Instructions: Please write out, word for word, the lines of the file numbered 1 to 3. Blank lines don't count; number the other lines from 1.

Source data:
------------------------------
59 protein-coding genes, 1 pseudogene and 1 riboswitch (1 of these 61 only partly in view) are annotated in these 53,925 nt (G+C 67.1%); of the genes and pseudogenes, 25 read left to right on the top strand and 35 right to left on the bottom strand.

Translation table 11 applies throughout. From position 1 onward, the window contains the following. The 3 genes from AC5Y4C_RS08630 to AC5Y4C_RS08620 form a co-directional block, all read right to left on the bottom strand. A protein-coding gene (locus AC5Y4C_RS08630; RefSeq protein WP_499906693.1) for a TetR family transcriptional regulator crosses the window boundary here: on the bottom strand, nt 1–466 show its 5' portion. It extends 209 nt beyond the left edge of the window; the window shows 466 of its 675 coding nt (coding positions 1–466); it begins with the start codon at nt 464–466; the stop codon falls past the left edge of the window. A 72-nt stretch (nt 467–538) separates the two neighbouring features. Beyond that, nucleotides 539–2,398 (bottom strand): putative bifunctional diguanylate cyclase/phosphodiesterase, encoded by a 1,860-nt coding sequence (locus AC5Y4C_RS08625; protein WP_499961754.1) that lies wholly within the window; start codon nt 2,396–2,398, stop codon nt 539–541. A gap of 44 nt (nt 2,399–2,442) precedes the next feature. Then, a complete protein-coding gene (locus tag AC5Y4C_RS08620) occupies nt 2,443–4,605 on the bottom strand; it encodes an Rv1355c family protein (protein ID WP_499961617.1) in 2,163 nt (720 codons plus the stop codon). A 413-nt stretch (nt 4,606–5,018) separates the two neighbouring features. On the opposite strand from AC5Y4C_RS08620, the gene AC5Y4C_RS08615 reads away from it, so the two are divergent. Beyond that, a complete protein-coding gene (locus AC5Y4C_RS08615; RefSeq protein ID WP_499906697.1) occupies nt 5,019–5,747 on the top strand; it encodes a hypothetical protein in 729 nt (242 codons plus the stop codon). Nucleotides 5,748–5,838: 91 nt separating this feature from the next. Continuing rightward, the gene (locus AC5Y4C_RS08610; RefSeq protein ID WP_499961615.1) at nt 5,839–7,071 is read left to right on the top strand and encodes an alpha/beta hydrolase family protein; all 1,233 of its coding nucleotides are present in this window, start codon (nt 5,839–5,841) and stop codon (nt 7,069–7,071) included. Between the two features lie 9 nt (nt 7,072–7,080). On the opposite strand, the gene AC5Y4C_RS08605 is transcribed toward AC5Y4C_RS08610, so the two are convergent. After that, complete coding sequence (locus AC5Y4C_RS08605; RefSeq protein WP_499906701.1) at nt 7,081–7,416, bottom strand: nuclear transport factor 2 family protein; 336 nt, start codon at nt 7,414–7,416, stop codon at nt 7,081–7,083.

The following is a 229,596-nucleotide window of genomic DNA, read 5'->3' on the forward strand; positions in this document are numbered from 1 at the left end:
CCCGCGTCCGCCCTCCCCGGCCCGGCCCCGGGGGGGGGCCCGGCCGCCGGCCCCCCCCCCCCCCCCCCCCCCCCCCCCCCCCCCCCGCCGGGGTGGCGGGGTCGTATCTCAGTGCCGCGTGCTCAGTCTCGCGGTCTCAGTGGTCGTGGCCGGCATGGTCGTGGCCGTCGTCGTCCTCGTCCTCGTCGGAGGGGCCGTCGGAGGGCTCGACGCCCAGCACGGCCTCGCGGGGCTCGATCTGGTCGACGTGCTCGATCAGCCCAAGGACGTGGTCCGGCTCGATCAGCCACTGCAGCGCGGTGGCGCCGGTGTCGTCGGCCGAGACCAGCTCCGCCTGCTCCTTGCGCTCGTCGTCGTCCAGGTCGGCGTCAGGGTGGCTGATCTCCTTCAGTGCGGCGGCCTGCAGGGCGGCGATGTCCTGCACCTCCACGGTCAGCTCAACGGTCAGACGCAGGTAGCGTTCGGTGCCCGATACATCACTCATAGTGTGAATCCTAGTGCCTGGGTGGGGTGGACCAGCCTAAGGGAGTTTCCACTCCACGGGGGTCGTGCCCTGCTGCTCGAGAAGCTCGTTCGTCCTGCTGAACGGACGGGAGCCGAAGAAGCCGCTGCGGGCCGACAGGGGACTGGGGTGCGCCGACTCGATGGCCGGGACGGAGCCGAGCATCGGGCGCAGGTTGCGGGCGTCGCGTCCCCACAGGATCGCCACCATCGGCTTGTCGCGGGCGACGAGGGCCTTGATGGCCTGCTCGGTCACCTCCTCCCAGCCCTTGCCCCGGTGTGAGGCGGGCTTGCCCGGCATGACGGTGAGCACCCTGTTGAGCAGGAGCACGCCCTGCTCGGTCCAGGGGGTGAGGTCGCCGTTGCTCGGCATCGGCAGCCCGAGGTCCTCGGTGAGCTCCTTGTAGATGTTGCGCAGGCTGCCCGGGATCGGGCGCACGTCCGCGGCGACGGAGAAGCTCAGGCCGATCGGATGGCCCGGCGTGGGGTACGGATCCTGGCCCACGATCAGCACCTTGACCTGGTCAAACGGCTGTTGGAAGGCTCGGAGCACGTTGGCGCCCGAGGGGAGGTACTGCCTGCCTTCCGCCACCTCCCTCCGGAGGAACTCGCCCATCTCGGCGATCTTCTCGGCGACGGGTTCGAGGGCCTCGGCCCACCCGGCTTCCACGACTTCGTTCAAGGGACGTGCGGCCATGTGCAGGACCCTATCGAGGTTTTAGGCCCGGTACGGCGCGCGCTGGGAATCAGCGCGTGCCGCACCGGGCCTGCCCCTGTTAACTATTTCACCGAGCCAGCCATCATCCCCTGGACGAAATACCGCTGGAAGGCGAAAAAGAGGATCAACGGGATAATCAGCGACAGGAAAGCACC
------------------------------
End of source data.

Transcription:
59 protein-coding genes, 1 pseudogene and 1 riboswitch (1 of these 61 only partly in view) are annotated in these 53,925 nt (G+C 67.1%); of the genes and pseudogenes, 25 read left to right on the top strand and 35 right to left on the bottom strand.

Translation table 11 applies throughout. From position 1 onward, the window contains the following. The 3 genes from AC5Y4C_RS08630 to AC5Y4C_RS08620 form a co-directional block, all read right to left on the bottom strand. A protein-coding gene (locus AC5Y4C_RS08630; RefSeq protein WP_499906693.1) for a TetR family transcriptional regulator crosses the window boundary here: on the bottom strand, nt 1–466 show its 5' portion. It extends 209 nt beyond the left edge of the window; the window shows 466 of its 675 coding nt (coding positions 1–466); it begins with the start codon at nt 464–466; the stop codon falls past the left edge of the window. A 72-nt stretch (nt 467–538) separates the two neighbouring features. Beyond that, nucleotides 539–2,398 (bottom strand): putative bifunctional diguanylate cyclase/phosphodiesterase, encoded by a 1,860-nt coding sequence (locus AC5Y4C_RS08625; protein WP_499961754.1) that lies wholly within the window; start codon nt 2,396–2,398, stop codon nt 539–541. A gap of 44 nt (nt 2,399–2,442) precedes the next feature. Then, a complete protein-coding gene (locus tag AC5Y4C_RS08620) occupies nt 2,443–4,605 on the bottom strand; it encodes an Rv1355c family protein (protein ID WP_499961617.1) in 2,163 nt (720 codons plus the stop codon). A 413-nt stretch (nt 4,606–5,018) separates the two neighbouring features. On the opposite strand from AC5Y4C_RS08620, the gene AC5Y4C_RS08615 reads away from it, so the two are divergent. Beyond that, a complete protein-coding gene (locus AC5Y4C_RS08615; RefSeq protein ID WP_499906697.1) occupies nt 5,019–5,747 on the top strand; it encodes a hypothetical protein in 729 nt (242 codons plus the stop codon). Nucleotides 5,748–5,838: 91 nt separating this feature from the next. Continuing rightward, the gene (locus AC5Y4C_RS08610; RefSeq protein ID WP_499961615.1) at nt 5,839–7,071 is read left to right on the top strand and encodes an alpha/beta hydrolase family protein; all 1,233 of its coding nucleotides are present in this window, start codon (nt 5,839–5,841) and stop codon (nt 7,069–7,071) included. Between the two features lie 9 nt (nt 7,072–7,080). On the opposite strand, the gene AC5Y4C_RS08605 is transcribed toward AC5Y4C_RS08610, so the two are convergent. After that, complete coding sequence (locus AC5Y4C_RS08605; RefSeq protein WP_499906701.1) at nt 7,081–7,416, bottom strand: nuclear transport factor 2 family protein; 336 nt, start codon at nt 7,414–7,416, stop codon at nt 7,081–7,083.

The following is a 229,596-nucleotide window of genomic DNA, read 5'->3' on the forward strand; positions in this document are numbered from 1 at the left end: